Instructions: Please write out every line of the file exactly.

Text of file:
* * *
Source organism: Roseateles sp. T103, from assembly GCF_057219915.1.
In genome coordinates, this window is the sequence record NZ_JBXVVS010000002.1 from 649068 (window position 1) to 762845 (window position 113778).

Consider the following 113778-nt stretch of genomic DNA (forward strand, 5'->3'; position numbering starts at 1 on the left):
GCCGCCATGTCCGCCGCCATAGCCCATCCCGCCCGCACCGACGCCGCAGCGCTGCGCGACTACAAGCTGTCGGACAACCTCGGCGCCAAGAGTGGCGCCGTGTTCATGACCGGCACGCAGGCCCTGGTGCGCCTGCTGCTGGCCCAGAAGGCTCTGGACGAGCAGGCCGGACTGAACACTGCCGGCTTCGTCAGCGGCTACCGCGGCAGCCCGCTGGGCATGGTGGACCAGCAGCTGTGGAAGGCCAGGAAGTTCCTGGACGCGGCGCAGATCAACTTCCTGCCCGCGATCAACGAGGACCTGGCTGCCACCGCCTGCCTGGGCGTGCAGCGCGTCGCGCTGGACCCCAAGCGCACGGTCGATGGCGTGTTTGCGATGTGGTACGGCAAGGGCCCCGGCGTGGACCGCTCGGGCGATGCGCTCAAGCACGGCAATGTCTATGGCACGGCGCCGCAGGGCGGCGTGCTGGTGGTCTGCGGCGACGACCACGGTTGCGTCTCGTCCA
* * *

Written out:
Source organism: Roseateles sp. T103, from assembly GCF_057219915.1.
In genome coordinates, this window is the sequence record NZ_JBXVVS010000002.1 from 649068 (window position 1) to 762845 (window position 113778).

Consider the following 113778-nt stretch of genomic DNA (forward strand, 5'->3'; position numbering starts at 1 on the left):
GCCGCCATGTCCGCCGCCATAGCCCATCCCGCCCGCACCGACGCCGCAGCGCTGCGCGACTACAAGCTGTCGGACAACCTCGGCGCCAAGAGTGGCGCCGTGTTCATGACCGGCACGCAGGCCCTGGTGCGCCTGCTGCTGGCCCAGAAGGCTCTGGACGAGCAGGCCGGACTGAACACTGCCGGCTTCGTCAGCGGCTACCGCGGCAGCCCGCTGGGCATGGTGGACCAGCAGCTGTGGAAGGCCAGGAAGTTCCTGGACGCGGCGCAGATCAACTTCCTGCCCGCGATCAACGAGGACCTGGCTGCCACCGCCTGCCTGGGCGTGCAGCGCGTCGCGCTGGACCCCAAGCGCACGGTCGATGGCGTGTTTGCGATGTGGTACGGCAAGGGCCCCGGCGTGGACCGCTCGGGCGATGCGCTCAAGCACGGCAATGTCTATGGCACGGCGCCGCAGGGCGGCGTGCTGGTGGTCTGCGGCGACGACCACGGTTGCGTCTCGTCCA